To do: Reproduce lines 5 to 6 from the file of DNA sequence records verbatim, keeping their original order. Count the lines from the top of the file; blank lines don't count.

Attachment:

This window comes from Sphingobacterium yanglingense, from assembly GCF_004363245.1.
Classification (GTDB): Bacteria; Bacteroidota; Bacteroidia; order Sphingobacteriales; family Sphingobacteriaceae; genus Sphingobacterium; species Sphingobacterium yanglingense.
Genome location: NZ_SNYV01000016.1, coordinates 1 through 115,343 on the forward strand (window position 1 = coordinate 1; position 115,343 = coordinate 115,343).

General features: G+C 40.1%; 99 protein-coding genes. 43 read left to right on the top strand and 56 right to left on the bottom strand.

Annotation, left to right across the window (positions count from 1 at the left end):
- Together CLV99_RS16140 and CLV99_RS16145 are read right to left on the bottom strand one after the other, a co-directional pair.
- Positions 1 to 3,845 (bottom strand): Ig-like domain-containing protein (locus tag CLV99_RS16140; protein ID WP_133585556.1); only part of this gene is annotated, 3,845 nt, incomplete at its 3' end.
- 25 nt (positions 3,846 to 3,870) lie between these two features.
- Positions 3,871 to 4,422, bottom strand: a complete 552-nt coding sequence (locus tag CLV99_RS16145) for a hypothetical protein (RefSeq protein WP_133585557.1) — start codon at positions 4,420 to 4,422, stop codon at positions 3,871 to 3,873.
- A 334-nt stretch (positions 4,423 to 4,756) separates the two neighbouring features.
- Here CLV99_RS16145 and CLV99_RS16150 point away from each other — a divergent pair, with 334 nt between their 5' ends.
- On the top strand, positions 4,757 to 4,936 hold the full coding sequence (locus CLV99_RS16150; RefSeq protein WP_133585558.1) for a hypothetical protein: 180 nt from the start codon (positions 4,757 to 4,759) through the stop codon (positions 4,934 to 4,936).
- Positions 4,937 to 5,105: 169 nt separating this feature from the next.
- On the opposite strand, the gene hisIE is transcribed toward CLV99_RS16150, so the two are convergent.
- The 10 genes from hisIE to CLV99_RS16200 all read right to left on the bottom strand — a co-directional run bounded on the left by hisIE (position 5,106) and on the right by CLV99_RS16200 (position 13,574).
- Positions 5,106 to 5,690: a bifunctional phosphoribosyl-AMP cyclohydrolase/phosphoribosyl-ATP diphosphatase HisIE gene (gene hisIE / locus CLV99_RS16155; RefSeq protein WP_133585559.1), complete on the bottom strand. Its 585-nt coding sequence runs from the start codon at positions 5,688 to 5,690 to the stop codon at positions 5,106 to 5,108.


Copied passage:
Annotation, left to right across the window (positions count from 1 at the left end):
- Together CLV99_RS16140 and CLV99_RS16145 are read right to left on the bottom strand one after the other, a co-directional pair.